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And the Place of the Year is…

YEMEN


Why Yemen, you ask?


It’s a place that seems to be on the brink of collapse, and even as we prepared to make this announcement, Yemen again emerged as a home base for terrorist plots. The stakes are high and the future is unclear for Oxford’s 2010 Place of the Year.

According to geographer Harm de Blij, author of The Power of Place and Why Geography Matters, “In the modern world of terrorist cells and jihadist movements, Yemen’s weakness spells opportunity.” Regional conflicts like the Houthi rebellion in the north and revival of the southern secessionist movement diminish the power of the government. Terrorist bases now reside in the remote countryside, posing a familiar dilemma for the United States: Is shoring up the country’s army and police worth the risk of increasing Al Qaeda protection and loyalty? At the same time Yemen stands to be the poorest country in the Arab world, nearly depleted of its leading export, oil, while facing a water shortage experts say is heighten by the country’s addiction to qat, a mildly narcotic leaf.

Once a promising experiment in Muslim-Arab democracy, Western opinion now recognizes Yemen to have all the features of a failed state. Obscured by the attention of the political geography, is what de Blij calls “a Yemen that might have been.”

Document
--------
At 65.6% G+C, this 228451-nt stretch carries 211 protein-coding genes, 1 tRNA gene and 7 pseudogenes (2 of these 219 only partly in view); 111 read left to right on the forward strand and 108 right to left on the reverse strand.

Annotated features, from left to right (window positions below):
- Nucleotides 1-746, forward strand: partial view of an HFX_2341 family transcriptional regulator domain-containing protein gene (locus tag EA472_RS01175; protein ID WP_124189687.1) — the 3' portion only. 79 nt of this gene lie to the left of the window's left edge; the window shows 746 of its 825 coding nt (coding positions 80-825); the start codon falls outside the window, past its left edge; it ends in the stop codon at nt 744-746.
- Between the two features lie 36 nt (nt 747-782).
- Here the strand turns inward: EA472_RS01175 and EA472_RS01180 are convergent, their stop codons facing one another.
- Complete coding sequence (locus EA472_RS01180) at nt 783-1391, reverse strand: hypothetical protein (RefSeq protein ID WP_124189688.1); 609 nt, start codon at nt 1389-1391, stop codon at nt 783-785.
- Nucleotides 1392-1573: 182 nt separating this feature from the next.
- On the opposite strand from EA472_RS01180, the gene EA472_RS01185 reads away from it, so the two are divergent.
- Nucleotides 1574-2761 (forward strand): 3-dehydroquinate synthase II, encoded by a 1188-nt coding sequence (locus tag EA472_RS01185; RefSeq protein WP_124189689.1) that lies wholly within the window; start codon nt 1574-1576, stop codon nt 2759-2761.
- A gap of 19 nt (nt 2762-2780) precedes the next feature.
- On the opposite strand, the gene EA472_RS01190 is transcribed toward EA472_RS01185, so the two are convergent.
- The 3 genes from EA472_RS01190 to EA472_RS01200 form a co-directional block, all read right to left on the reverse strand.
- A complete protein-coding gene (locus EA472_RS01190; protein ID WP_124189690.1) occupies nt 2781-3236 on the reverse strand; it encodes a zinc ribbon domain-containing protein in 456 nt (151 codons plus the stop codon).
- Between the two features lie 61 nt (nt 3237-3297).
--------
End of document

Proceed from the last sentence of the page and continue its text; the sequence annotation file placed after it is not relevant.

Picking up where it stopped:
To hear more from de Blij on Place of the Year be sure to check in tomorrow!

Yemen at a glance:

Population: 22,858,000
Capital(s): Sana’
Government: Multiparty Republic
Ethnic Groups: Predominantly Arab
Languages: Arabic
Religions: Islam
Currency: Yemeni rial= 100 fils
Cash crops: coffee and cotton
President: Ali Abdullah Saleh

And now for the runners-up…

Greece
Haiti
Gulf Coast (of the United States)
the Eyjafjallajokull volcano
Mexico
Seaside Heights, NJ
California
Rio de Janeiro
Wall Street
The Gulf of Aden (“Pirate Alley”)

OUP Employee Votes:

“I’d go with Mexico. A fascinating failing state in which our stake couldn’t be greater, and compelling for all the reasons the other places mentioned might be interesting (or in crisis) individually–you have natural disaster (or the ongoing potential thereof), man-made disaster, social unrest, crime (and how), political chaos and corruption, etc. Whatever you do, don’t pick Seaside Heights, N.J., though I’ve nothing whatever against the place.” -Tim Bent, Executive Editor, Trade History

“Haiti—so we don’t forget the hundreds of thousands of people who lost their families and homes and way of life.” -Jessica Ryan, Copyediting Lead

“Eyjafjallajokull. It’s perfect in that it had a world-wide impact, or close to it; it was hard to pronounce; and it was the proverbial flash-in-the-pan issue.” -Niko Pfund, VP and Publisher

“You totally made up that volcano name.” -Mr.Mittens, Ceramic Monkey

“As a kid, my mother would wrap me up in several layers of clothing before taking me to Seaside Heights, as though more material meant increased protection against the loss of childlike innocence that happens there. It warms my heart that all of America (and other MTV-broadcasting countries) can now experience the Sleaze-side Surf Club and boardwalk and all the eye-opening things that happen there.” -Grace Labatt, Associate Editor